Outrunning Cancer

How getting off the couch can give you a leg up on beating your cancer. 

Karen Asp
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“I’m running marathons—and helping others with every step!”

After running his first marathon at the age of 62, Don Wright wasn’t surprised when his back hurt after the race. But his concern grew when, instead of getting better, the pain became worse. After getting checked out by his family doctor, Don was floored when he referred him to an oncologist.

“That’s when I knew things were serious,” says Don, who lives in St. Paul, MN. Just weeks after running his first marathon, Don learned he had multiple myeloma.

The median survival rate for his type of cancer is five years, but Don resolved to be above average. He also resolved to keep running. In fact, Don decided that he needed to dream big, and gave himself a goal to live for: run a marathon in all 50 states.

Because multiple myeloma frequently weakens bones, running increases the risk of bone fractures in some patients and is not often recommended. But in Don’s case, doctors told him the running appeared to be helping strengthen his bones, and was keeping him healthier all around.

“Running is my meditation,” he says. “With every step forward, I see myself kicking cancer down the street, then stepping on it.”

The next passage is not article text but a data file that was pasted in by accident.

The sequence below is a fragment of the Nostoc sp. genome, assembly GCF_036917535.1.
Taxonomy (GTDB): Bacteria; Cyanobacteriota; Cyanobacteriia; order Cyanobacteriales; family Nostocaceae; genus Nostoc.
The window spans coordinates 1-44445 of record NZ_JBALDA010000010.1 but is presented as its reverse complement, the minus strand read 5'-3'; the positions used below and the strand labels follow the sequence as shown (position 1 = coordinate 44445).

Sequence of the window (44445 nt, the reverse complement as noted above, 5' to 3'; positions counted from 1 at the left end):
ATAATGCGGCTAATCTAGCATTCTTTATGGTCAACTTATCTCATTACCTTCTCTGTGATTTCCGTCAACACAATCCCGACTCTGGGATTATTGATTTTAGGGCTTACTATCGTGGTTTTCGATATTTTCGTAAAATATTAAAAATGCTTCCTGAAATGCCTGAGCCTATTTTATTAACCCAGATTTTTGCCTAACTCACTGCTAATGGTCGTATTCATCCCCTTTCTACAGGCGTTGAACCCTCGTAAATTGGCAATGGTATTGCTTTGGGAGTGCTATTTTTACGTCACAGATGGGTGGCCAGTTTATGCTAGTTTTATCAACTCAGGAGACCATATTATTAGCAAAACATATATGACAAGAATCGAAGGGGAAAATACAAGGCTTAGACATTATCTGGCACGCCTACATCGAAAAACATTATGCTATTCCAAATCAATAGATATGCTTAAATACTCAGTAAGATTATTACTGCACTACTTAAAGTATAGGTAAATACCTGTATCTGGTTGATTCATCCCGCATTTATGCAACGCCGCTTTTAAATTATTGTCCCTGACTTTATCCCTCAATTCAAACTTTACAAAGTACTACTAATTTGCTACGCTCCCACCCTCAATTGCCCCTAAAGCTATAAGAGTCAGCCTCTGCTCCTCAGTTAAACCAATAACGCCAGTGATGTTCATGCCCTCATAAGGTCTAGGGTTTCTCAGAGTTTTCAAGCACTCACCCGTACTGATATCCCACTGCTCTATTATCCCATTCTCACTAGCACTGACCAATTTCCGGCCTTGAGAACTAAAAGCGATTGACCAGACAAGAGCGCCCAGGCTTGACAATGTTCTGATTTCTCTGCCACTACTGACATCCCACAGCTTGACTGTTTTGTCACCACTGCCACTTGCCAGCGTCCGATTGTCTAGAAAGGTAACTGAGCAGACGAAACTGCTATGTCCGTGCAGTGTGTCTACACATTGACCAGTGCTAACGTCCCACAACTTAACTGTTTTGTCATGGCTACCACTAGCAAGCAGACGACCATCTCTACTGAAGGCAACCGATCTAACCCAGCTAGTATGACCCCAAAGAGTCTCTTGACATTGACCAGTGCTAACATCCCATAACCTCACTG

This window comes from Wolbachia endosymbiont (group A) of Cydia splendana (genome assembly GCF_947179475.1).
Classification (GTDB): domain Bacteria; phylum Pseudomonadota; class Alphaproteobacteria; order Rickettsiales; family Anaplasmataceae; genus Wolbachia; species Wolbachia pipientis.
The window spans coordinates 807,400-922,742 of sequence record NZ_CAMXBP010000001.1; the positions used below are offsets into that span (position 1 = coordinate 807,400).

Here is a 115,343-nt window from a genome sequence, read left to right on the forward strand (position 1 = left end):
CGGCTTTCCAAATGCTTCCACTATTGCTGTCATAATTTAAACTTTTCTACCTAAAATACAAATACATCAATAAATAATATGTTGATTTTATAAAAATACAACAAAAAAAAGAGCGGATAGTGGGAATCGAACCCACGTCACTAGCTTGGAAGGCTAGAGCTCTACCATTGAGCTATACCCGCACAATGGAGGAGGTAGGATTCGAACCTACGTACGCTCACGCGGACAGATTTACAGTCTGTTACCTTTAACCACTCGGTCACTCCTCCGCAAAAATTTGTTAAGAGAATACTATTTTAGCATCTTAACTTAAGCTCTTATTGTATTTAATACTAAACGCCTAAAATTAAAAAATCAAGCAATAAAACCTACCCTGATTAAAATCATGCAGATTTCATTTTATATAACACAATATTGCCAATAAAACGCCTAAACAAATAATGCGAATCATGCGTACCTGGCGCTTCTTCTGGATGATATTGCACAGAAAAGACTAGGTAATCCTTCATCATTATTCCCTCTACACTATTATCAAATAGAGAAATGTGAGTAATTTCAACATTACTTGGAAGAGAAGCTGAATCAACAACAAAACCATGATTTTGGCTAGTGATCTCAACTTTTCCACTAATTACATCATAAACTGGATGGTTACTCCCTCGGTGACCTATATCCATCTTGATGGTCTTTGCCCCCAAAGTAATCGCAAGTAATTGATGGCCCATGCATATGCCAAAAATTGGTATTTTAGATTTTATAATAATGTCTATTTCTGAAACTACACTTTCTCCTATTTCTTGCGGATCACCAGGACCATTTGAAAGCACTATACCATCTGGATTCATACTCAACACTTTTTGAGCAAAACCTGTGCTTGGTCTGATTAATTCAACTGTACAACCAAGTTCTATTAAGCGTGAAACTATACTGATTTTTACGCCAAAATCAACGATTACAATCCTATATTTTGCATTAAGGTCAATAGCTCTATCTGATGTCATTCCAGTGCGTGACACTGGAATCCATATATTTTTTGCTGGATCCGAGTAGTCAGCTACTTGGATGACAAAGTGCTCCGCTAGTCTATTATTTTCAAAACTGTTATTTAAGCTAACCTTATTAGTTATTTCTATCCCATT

In December 2012—just shy of 10 years after being diagnosed with cancer—he accomplished his goal by crossing the finish line of the Honolulu Marathon. “It was an incredible feeling,” he says. Even though he completed his goal, Don isn’t done running.

He’s already finished other marathons since December and is using running as a way to raise money for people with cancer via his Facebook page, www.facebook.com/ERACECANCER. For every “like” he receives, he donates to Team Continuum, a nonprofit that pays for nonmedical essentials (like rent) for cancer patients, and the Tackle Cancer Foundation, which provides financial support to families with children who have cancer and adults with multiple myeloma.

As of press time, Don’s Facebook “likes” have generated between $5,000 and $7,000. “I’m proud of what I’ve been able to contribute,” says Don. “Especially when I hear from Team Continuum that my running and the awareness it’s created has contributed significantly to the nearly $1 million they raised last year. Now every step isn’t just helping me defeat my own cancer, but other people’s as well. What better purpose can you have than that?” 


October 2013